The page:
Get ready. The Temptations are back with their first new album in eight years, a sizzling Broadway-bound musical and a whole lot of soul.
The Motown vocal group that blew up in the 1960s with "My Girl," "Get Ready," "I Can’t Get Next to You" and "Ain’t Too Proud to Beg" has been plugging away for six decades despite tumultuous turnover in its ranks. The current lineup surfaces May 4 with All The Time, a batch of originals and covers bearing the unmistakable stamp of the Temptations’ sturdy, smooth R&B style.
“We always stay with what made us great in the first place,” says Otis Williams, the group’s leader. “Our harmonies. Great songs. The Temptations soul.”
Williams, 76, is the sole surviving member of the “Classic Five” that included Eddie Kendricks, Paul Williams, Melvin Franklin and David Ruffin. Now he sings with Ron Tyson, Terry Weeks, Larry Braggs and Willie Green.
“I’ve lost some great people, and every one of them was an integral part of the Temptations,” Williams says, insisting that the changing roster hasn’t altered the core sound or mission of the group. “The wheel has been rolling successfully for years. I’ve had to deal with 24 different strong personalities, and it’s a responsibility I cherish. I tell each one of them the philosophy of what I’ve been taught and that they are standing on the shoulders of greatness.
“The one thing that’s constant in life is change. I’ve learned to adapt and I’m grateful I get to carry on.”
All The Time reflects the group’s Motown roots as well as a contemporary sensibility. Williams and producer/arranger Dave Darling, known for his work with Brian Setzer, Glen Campbell and Tom Waits, cherry-picked favorite songs from current artists, including Maxwell ("Pretty Wings") and Bruno Mars ("When I Was Your Man"). The Temptations bring soulful warmth to The Weeknd’s "Earned It" and Ed Sheeran’s "Thinking Out Loud," both selected for their solid melodies and lyrics.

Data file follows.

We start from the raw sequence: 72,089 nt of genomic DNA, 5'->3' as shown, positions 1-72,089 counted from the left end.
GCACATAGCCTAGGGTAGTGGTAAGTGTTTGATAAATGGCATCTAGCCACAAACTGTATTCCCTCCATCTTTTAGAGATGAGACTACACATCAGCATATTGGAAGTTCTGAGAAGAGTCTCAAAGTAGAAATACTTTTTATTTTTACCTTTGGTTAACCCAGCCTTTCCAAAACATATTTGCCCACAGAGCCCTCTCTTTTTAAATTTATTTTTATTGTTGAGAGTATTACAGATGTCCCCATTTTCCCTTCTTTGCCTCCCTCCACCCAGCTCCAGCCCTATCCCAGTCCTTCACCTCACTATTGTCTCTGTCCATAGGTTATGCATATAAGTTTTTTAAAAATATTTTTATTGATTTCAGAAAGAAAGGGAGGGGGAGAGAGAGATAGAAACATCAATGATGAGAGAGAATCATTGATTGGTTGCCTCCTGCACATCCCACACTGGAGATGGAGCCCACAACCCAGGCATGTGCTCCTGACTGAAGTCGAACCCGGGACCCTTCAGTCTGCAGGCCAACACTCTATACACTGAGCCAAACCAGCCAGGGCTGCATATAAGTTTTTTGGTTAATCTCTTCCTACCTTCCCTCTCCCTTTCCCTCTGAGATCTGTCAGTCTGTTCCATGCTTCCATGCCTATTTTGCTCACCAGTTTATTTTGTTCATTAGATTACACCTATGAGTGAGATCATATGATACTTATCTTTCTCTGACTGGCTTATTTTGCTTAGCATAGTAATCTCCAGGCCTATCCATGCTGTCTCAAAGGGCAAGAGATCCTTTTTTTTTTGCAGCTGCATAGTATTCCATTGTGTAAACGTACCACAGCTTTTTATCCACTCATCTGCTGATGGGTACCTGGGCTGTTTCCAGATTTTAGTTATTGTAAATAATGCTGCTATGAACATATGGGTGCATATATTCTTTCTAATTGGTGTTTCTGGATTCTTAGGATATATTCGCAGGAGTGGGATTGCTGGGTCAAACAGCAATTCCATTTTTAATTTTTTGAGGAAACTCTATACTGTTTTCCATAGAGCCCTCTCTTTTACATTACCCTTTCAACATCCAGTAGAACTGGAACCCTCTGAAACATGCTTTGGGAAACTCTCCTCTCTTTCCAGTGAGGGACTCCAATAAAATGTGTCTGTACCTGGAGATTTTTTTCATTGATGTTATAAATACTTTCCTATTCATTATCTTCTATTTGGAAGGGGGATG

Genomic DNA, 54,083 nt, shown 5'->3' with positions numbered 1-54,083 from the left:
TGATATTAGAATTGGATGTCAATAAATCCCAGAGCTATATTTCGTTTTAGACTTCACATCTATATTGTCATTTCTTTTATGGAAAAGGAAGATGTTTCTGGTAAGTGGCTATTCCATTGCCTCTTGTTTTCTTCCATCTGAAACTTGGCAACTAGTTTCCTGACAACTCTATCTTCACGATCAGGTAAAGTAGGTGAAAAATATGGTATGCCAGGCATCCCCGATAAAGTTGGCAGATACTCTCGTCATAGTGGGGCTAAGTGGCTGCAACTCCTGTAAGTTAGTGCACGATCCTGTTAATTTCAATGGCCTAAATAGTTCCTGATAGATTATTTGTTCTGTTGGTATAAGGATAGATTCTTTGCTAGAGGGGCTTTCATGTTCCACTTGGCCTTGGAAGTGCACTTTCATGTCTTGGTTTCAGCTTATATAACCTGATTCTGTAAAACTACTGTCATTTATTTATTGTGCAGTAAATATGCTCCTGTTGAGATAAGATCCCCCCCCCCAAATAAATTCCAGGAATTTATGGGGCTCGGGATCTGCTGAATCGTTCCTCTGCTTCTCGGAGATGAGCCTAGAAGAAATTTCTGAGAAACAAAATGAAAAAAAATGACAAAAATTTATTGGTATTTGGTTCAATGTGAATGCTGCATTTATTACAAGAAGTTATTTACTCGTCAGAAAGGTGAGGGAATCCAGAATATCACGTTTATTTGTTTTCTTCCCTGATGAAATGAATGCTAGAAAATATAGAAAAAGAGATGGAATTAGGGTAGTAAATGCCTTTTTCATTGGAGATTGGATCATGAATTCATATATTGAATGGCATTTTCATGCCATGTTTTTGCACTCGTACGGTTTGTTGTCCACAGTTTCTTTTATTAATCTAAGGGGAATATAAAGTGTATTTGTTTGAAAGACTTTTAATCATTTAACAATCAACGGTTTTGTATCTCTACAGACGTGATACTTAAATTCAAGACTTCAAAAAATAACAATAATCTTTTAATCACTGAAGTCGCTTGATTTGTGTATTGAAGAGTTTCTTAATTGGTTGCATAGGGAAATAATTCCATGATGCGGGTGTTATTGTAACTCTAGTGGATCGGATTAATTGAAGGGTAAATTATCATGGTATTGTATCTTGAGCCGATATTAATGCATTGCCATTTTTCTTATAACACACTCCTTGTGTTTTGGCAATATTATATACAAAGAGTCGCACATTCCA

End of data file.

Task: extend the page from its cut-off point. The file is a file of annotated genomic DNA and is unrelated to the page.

“That’s what Motown was built on and that’s what we looked for,” Williams says. “All these songs were favorites of mine.”
He was especially drawn to Sam Smith’s "Stay With Me" after hearing him sing it with Mary J. Blige.
“She added another flavor to it,” he says. “And we added a gospel flavor.”
The album contains three originals, the funky "Move Them Britches," pining "Waitin’ On You" and tender "Be My Wife."
The group is also the subject of a new jukebox musical, Ain’t Too Proud: The Life and Times of The Temptations, to be staged June 19 to July 22 at the Kennedy Center in Washington, D.C., before heading to Los Angeles in August, Toronto in October and finally to Broadway. The show, fueled by a fat catalog of Motown hits and the group’s signature dance moves and natty attire, had its world premiere last fall at the Berkeley Repertory Theatre, where it was the highest-grossing production in the theater’s 50-year history.
“I was moved to tears when I saw it,” Williams says. “To see people of all ages enjoying it is something I’m still in awe of. I never thought my life story could end up on Broadway.”
Raised by two grandmothers in Texarkana, Texas, Williams was weaned on the gospel sounds of the Dixie Hummingbirds and Mahalia Jackson. After moving to Detroit at age 10, he soaked up rock shows at the Fox Theatre.
“The Cadillacs and Frankie Lymon had a kind of power I’d never seen,” Williams says. “I knew that’s what I wanted to do.”
Debut album Meet the Temptations put the group on the map in 1964, and "My Girl" topped the pop chart less than a year later.
“We were surrounded by great teachers,” says Williams, citing Motown mogul Berry Gordy, singer/songwriter Smokey Robinson and producer Norman Whitfield. “I just learned like Johnny on the spot.”
The Temptations racked up 16 No. 1 R&B albums and 43 top 10 R&B singles over four decades, from soul classics "I Wish It Would Rain" and "All I Need" to psychedelic and funk standouts "Ball of Confusion," "Papa Was a Rollin’ Stone" and "Cloud Nine."
Williams’ favorite is "My Girl," but he’s hard-pressed to name a runner-up.
“The choices are endless,” he says. “I have a long history with those songs. I love singing them, and I still do it because it’s a labor of love. I could stay home and chill. It’s not about the money. When people hear "My Girl," they stand up like it’s the national anthem. Music is so powerful. Can you imagine this world without music?”
The Temptations will be touring through the year. And perhaps indefinitely, Williams suggests. The Los Angeles resident — single and a homebody after three marriages — enjoys reading and sketching in his downtime and is considering launching a clothing line. The former party animal has learned to pace himself.
“I started slowing down in my 40s,” Williams says. “I don’t drink, I don’t smoke and I try to watch my diet. The key is to get that rest. But I won’t retire. I’m going to keep riding the horse, and when I get off, the horse will be bald.”